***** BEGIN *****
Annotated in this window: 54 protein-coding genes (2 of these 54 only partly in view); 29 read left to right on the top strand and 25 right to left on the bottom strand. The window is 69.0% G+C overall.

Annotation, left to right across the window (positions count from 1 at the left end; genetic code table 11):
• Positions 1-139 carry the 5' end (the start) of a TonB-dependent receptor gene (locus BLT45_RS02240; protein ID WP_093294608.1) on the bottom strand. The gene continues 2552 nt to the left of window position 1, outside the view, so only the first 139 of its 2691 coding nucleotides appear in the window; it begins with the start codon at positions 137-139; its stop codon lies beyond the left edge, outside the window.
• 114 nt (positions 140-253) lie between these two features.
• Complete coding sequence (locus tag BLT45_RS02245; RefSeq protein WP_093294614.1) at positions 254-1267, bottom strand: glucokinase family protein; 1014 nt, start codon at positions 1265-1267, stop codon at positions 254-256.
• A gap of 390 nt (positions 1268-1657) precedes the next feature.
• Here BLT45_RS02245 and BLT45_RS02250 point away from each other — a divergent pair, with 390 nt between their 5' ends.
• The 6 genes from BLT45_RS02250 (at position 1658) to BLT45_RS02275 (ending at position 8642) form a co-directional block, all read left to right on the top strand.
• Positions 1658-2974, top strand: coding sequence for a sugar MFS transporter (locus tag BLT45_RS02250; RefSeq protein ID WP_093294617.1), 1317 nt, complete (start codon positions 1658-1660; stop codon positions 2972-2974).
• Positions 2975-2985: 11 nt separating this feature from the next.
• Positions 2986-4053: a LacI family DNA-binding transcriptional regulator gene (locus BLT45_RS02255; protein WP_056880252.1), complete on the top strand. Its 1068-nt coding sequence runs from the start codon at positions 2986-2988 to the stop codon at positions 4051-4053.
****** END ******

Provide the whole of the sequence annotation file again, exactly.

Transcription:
Annotated in this window: 54 protein-coding genes (2 of these 54 only partly in view); 29 read left to right on the top strand and 25 right to left on the bottom strand. The window is 69.0% G+C overall.

Annotation, left to right across the window (positions count from 1 at the left end; genetic code table 11):
• Positions 1-139 carry the 5' end (the start) of a TonB-dependent receptor gene (locus BLT45_RS02240; protein ID WP_093294608.1) on the bottom strand. The gene continues 2552 nt to the left of window position 1, outside the view, so only the first 139 of its 2691 coding nucleotides appear in the window; it begins with the start codon at positions 137-139; its stop codon lies beyond the left edge, outside the window.
• 114 nt (positions 140-253) lie between these two features.
• Complete coding sequence (locus tag BLT45_RS02245; RefSeq protein WP_093294614.1) at positions 254-1267, bottom strand: glucokinase family protein; 1014 nt, start codon at positions 1265-1267, stop codon at positions 254-256.
• A gap of 390 nt (positions 1268-1657) precedes the next feature.
• Here BLT45_RS02245 and BLT45_RS02250 point away from each other — a divergent pair, with 390 nt between their 5' ends.
• The 6 genes from BLT45_RS02250 (at position 1658) to BLT45_RS02275 (ending at position 8642) form a co-directional block, all read left to right on the top strand.
• Positions 1658-2974, top strand: coding sequence for a sugar MFS transporter (locus tag BLT45_RS02250; RefSeq protein ID WP_093294617.1), 1317 nt, complete (start codon positions 1658-1660; stop codon positions 2972-2974).
• Positions 2975-2985: 11 nt separating this feature from the next.
• Positions 2986-4053: a LacI family DNA-binding transcriptional regulator gene (locus BLT45_RS02255; protein WP_056880252.1), complete on the top strand. Its 1068-nt coding sequence runs from the start codon at positions 2986-2988 to the stop codon at positions 4051-4053.